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The City of New Orleans

Mayor Mitchell J. Landrieu

Leaving New Orleans

The New Orleans area has a limited road system which floods easily.  You may decide to leave town before dangerous weather happens.  We recommend that you evacuate before it is recommended and leave as early as possible.

If a mandatory evacuation is ordered, all citizens must leave.

Deciding when to leave

The hurricane wind scale uses wind speeds to place hurricanes into groups or categories.  The faster the wind moves, the more damage a hurricane can cause.

  • If you live in a mobile home or trailer, evacuate for Category 1
  • If you live on the coast, evacuate for Category 2
  • If you live inland, evacuate for Category 3
  • Listen to the radio or watch TV for updates on the storm.

Prepare not only for mandatory evacuatation for larger storms, but also for prolonged Sheltering-In-Place in smaller ones, with only whatever supplies you have on hand, and possibly without water and/or power. 

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What is the difference between a hurricane watch and a hurricane warning?

A hurricane watch means dangerous weather could happen and a warning means dangerous weather will happen.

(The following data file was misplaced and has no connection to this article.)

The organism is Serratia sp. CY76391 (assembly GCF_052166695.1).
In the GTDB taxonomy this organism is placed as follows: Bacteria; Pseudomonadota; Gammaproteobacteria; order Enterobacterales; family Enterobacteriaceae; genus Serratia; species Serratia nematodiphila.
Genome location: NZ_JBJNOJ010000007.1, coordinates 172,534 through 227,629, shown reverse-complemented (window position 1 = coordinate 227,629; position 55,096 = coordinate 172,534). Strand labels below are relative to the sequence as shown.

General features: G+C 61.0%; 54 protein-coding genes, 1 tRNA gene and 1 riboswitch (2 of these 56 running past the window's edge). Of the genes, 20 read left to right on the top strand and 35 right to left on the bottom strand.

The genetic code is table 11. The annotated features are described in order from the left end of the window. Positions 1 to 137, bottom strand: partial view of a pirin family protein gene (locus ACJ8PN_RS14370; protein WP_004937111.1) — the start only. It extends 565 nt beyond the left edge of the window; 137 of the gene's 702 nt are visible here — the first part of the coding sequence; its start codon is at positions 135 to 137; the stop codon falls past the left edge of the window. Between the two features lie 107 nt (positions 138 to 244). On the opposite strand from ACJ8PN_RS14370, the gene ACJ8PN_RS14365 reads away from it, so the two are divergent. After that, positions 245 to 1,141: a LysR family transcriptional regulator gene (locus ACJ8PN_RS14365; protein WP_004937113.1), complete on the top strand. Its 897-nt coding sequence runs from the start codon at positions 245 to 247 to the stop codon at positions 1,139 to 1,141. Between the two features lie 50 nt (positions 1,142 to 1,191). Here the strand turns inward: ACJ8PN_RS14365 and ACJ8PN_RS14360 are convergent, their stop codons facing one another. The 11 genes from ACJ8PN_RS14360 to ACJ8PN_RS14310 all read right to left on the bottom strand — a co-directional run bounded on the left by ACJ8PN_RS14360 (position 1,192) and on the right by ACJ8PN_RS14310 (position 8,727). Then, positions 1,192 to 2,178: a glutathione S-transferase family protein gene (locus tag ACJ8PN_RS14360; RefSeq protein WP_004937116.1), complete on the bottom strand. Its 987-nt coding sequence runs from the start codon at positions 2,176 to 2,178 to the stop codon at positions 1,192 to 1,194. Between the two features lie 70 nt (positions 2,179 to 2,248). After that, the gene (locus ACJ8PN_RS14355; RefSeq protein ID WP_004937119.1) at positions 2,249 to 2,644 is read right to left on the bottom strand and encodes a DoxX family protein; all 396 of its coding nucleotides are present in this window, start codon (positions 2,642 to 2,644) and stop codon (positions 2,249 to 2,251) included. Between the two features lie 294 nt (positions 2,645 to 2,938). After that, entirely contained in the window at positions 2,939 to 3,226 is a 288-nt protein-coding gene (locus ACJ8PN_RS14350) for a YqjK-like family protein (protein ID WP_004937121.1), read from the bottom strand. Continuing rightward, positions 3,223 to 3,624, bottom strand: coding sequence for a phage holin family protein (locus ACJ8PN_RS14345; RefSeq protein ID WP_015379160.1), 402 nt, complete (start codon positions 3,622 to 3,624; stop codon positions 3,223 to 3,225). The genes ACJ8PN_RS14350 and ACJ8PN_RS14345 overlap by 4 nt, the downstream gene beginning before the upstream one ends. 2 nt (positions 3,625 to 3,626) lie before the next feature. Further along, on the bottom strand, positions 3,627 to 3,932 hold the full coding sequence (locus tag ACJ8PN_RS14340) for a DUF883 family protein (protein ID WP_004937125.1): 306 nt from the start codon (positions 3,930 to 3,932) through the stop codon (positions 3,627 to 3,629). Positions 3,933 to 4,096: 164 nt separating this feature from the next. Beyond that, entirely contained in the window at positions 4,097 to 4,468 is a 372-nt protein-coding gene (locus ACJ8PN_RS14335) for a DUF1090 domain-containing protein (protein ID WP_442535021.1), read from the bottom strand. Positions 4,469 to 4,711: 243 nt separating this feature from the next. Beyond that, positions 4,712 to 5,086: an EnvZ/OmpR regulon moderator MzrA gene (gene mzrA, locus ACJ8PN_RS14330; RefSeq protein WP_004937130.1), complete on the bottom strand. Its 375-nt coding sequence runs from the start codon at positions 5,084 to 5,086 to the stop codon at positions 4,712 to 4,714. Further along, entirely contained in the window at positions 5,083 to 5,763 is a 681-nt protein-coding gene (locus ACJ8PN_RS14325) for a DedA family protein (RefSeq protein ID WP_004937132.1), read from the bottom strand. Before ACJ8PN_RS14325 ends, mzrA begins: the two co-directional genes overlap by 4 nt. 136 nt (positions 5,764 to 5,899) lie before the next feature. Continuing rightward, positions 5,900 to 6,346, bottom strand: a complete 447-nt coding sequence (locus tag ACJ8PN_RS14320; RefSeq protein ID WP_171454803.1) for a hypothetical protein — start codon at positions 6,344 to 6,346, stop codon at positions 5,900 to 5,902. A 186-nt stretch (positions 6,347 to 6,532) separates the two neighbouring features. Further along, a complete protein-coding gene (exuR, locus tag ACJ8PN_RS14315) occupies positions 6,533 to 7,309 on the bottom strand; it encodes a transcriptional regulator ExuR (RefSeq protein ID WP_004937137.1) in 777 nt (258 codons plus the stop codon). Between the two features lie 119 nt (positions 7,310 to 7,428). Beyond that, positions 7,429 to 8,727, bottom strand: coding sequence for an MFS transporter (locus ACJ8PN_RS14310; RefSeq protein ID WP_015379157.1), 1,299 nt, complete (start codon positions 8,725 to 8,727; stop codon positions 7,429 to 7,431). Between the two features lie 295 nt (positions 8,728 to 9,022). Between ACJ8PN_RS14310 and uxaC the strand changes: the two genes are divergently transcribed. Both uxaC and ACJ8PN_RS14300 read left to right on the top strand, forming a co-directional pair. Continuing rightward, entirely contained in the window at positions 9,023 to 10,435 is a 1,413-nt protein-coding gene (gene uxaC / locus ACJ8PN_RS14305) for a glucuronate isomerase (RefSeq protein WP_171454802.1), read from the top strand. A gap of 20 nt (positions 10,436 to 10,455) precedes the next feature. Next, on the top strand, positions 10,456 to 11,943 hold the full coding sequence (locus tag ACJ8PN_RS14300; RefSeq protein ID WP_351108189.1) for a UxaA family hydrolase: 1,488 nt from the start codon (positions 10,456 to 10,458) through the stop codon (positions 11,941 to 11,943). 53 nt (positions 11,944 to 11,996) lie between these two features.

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What is Contraflow?

Contraflow is when both sides of the interstate are used for drivers to evacuate an area.  In other words, traffic no longer flows two ways on the highway; you can only go one way (out of the City.)  If you plan to evacuate with your own vehicle, study contraflow maps ahead of time, in order to understand where you will and will not be able to go.  You cannot enter some cities from the interstate during contraflow.  Some interstate exits will close.  You must stay on the interstate until you reach a major city like Baton Rouge.

Click here for a map of contraflow, and here for written instructions for how major road around New Orleans will alter during contraflow, and where you will be able to exit. For close up maps showing the I-10 entrance at Williams Boulevard, Clearview Boulevard and Veteran's Boulevard, click here.  

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Estimated evacuation drive times

During an evacuation, estimate that it will take you about 4 times as long as it usually does to travel to your destination.  Avoiding traffic by leaving early can cut gas costs in half.  If you cannot leave early, plan to spend 50 cents per mile on gas.

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If you are unable to evacuate on your own